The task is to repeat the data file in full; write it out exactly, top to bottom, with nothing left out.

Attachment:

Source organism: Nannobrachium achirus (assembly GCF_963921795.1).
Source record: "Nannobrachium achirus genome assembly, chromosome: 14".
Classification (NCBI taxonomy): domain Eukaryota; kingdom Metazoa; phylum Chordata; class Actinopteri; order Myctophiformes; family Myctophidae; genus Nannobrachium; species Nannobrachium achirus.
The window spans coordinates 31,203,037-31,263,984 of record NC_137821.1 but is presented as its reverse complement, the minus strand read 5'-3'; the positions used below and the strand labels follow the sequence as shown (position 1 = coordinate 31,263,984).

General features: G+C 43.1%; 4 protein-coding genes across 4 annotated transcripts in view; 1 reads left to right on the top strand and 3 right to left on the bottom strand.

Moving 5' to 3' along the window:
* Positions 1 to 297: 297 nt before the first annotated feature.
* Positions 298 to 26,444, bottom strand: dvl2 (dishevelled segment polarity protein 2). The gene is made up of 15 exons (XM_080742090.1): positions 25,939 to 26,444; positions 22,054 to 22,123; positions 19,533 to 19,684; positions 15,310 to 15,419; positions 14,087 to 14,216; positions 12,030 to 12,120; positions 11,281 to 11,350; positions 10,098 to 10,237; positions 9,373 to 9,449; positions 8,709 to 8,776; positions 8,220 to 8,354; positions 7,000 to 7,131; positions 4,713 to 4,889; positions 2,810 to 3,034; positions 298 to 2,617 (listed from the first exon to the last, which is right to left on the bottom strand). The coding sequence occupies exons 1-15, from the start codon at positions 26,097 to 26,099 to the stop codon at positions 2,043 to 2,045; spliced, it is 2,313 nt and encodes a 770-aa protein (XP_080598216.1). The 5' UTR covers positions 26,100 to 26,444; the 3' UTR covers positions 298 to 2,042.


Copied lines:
Source organism: Nannobrachium achirus (assembly GCF_963921795.1).
Source record: "Nannobrachium achirus genome assembly, chromosome: 14".
Classification (NCBI taxonomy): domain Eukaryota; kingdom Metazoa; phylum Chordata; class Actinopteri; order Myctophiformes; family Myctophidae; genus Nannobrachium; species Nannobrachium achirus.
The window spans coordinates 31,203,037-31,263,984 of record NC_137821.1 but is presented as its reverse complement, the minus strand read 5'-3'; the positions used below and the strand labels follow the sequence as shown (position 1 = coordinate 31,263,984).

General features: G+C 43.1%; 4 protein-coding genes across 4 annotated transcripts in view; 1 reads left to right on the top strand and 3 right to left on the bottom strand.

Moving 5' to 3' along the window:
* Positions 1 to 297: 297 nt before the first annotated feature.
* Positions 298 to 26,444, bottom strand: dvl2 (dishevelled segment polarity protein 2). The gene is made up of 15 exons (XM_080742090.1): positions 25,939 to 26,444; positions 22,054 to 22,123; positions 19,533 to 19,684; positions 15,310 to 15,419; positions 14,087 to 14,216; positions 12,030 to 12,120; positions 11,281 to 11,350; positions 10,098 to 10,237; positions 9,373 to 9,449; positions 8,709 to 8,776; positions 8,220 to 8,354; positions 7,000 to 7,131; positions 4,713 to 4,889; positions 2,810 to 3,034; positions 298 to 2,617 (listed from the first exon to the last, which is right to left on the bottom strand). The coding sequence occupies exons 1-15, from the start codon at positions 26,097 to 26,099 to the stop codon at positions 2,043 to 2,045; spliced, it is 2,313 nt and encodes a 770-aa protein (XP_080598216.1). The 5' UTR covers positions 26,100 to 26,444; the 3' UTR covers positions 298 to 2,042.